If it weren't for that bit of knowledge, it probably wouldn't have worked out after all.
I'd been throwing the idea of being a camgirl around in my head for a while when it suddenly became clear at the end of last year that I wasn't able to hold down a “normal” job. I was involved in the BDSM community, so I knew of a couple of people who made a living in the sex industry. But I had my steady, thankless customer service job, and as long as I could keep it, I didn't need to delve into other kinds of work.
My first steady psychiatrist had diagnosed me with PTSD, Major Depressive Disorder, and Generalized Anxiety Disorder. Without effective treatment, I live my life between alternating episodes of listlessness and panic. For a long time I had assumed that I'd be able to keep on trucking somehow and I'd always managed to cope pretty well. It all caught up with me when I got fired from my job.
Another customer service job, at that point, was out of the question. Leaving the house felt impossible and talking to people made my heart race. I had to think outside the box for job options and camming was the obvious choice.
Camming had initially appealed to me for three reasons. I would definitely make decent money, I would have full control over when I worked, and I would be getting paid for being sexy. My experiences at local BDSM play parties had given me a taste of what it was like to be unashamedly, openly, and extravagantly sexual, and I loved it like crazy. Playing in front of people set off my anxiety every time, but I never regretted doing it. It was my little rebellion against my mental illness.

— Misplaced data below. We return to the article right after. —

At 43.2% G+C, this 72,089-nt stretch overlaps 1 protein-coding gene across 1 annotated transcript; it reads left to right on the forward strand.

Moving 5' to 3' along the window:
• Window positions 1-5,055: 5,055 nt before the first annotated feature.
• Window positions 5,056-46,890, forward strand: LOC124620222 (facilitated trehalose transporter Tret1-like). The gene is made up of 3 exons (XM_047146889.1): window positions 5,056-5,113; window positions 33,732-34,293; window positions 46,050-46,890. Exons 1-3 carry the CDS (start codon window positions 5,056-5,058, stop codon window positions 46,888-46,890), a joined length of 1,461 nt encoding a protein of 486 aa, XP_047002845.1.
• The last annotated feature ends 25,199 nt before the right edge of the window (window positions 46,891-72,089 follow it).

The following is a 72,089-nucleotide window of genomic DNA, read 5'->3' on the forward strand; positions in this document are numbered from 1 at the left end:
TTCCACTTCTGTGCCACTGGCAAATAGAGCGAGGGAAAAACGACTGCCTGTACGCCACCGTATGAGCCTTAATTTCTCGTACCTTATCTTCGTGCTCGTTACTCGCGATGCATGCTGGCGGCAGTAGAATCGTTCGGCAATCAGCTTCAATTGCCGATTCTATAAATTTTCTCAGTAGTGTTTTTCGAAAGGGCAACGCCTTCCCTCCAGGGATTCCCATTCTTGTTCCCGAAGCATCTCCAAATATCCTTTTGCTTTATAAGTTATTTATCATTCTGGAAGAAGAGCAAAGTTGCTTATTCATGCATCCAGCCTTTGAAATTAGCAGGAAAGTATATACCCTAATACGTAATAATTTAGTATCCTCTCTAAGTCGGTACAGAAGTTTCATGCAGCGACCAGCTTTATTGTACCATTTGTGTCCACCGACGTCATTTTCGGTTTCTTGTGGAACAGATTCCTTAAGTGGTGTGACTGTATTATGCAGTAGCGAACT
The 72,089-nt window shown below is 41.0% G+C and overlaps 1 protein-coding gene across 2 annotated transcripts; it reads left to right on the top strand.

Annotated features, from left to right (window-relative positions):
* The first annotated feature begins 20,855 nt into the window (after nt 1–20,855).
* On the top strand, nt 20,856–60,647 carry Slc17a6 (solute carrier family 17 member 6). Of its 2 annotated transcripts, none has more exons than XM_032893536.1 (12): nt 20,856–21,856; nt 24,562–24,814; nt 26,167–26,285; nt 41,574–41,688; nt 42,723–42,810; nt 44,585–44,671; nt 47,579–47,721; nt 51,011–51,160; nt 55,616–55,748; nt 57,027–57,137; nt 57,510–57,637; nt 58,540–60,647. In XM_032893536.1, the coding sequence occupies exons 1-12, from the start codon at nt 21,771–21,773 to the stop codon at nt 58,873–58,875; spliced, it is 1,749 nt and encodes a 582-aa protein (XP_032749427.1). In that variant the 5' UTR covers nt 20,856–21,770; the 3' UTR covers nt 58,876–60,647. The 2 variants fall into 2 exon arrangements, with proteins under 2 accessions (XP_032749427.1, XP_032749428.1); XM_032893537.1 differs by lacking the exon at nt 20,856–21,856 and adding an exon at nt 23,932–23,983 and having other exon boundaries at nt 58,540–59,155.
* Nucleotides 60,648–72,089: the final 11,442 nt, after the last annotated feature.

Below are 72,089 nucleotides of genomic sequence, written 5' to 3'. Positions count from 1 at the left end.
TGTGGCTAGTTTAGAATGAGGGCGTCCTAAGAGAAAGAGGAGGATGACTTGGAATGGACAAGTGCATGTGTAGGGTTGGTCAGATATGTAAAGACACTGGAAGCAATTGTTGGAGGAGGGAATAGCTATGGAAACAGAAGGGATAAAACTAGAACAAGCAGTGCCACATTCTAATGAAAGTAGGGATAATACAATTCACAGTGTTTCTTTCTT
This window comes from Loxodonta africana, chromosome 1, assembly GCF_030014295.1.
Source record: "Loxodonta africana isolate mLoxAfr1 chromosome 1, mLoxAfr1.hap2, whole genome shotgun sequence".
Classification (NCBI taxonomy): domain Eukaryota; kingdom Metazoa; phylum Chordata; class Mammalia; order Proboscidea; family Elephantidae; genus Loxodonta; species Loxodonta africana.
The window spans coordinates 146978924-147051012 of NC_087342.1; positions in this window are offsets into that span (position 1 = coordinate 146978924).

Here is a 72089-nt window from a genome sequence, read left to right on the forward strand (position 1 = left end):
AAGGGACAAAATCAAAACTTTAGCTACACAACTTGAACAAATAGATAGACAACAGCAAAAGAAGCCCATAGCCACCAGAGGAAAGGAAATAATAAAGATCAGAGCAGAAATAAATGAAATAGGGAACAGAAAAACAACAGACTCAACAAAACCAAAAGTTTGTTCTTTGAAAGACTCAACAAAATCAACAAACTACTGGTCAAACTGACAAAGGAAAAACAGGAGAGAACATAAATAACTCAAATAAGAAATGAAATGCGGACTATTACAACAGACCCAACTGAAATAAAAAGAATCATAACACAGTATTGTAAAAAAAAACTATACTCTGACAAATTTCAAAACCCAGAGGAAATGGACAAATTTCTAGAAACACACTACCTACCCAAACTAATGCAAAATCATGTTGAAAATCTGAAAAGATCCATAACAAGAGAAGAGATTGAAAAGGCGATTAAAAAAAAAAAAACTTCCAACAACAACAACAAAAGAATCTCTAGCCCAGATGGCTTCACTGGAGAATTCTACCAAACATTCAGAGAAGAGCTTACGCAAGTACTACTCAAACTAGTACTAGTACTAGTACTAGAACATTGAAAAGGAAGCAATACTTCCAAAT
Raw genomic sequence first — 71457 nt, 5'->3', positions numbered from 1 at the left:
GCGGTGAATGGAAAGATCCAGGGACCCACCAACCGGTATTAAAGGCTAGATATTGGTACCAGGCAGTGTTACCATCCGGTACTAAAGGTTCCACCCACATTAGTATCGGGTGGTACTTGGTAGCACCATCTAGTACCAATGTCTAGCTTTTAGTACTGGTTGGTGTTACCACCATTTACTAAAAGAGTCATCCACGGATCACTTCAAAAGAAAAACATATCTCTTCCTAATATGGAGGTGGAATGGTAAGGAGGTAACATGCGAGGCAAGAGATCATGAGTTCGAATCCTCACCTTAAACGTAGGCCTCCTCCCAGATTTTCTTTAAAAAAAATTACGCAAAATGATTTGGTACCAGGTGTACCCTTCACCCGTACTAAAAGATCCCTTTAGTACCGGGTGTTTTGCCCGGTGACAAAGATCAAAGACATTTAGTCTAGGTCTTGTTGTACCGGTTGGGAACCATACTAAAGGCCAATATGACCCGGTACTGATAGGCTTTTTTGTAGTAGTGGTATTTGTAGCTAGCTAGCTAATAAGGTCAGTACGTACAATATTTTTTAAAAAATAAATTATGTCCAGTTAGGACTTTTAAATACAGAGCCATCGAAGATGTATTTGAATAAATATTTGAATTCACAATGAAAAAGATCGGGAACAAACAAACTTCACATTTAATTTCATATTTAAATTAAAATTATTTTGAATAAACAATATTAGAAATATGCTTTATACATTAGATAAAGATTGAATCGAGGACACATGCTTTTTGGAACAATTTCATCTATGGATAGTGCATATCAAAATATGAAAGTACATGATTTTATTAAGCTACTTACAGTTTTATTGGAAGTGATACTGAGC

I've been tied onto a St. Andrew's Cross in front of dozens of strangers, being flogged and caned and screaming in pain and pleasure in front of friends and strangers alike. Knowing that I could do things that most people without mental illness would more than think twice before doing made me feel better when I couldn't do things like work or cook myself a meal. Webcamming, I reasoned, couldn't be too different from what I already did every now and again for fun.
My first foray into the world of camming was through a popular amateur porn site. I shot custom videos for people, making not as much as I could have in live shows, but building a little bit of confidence and learning the ropes. I'm not a film student and I couldn't afford to invest in good equipment, but the guys I was selling to weren't looking for pristine image and sound—they were looking for an amateur with perky tits and a passion for sexy roleplay. I was a sexy schoolgirl, a sexy babysitter, and a sexy stepdaughter giving “Daddy” a handjob with thick woolly socks on my hands. Not every video premise turned me on, but plenty of them did. I never faked an orgasm; I was having fun. I didn't have to talk to anyone in real time, so I didn't have to worry about messing up. I wasn't making enough money, but I was working and that was something.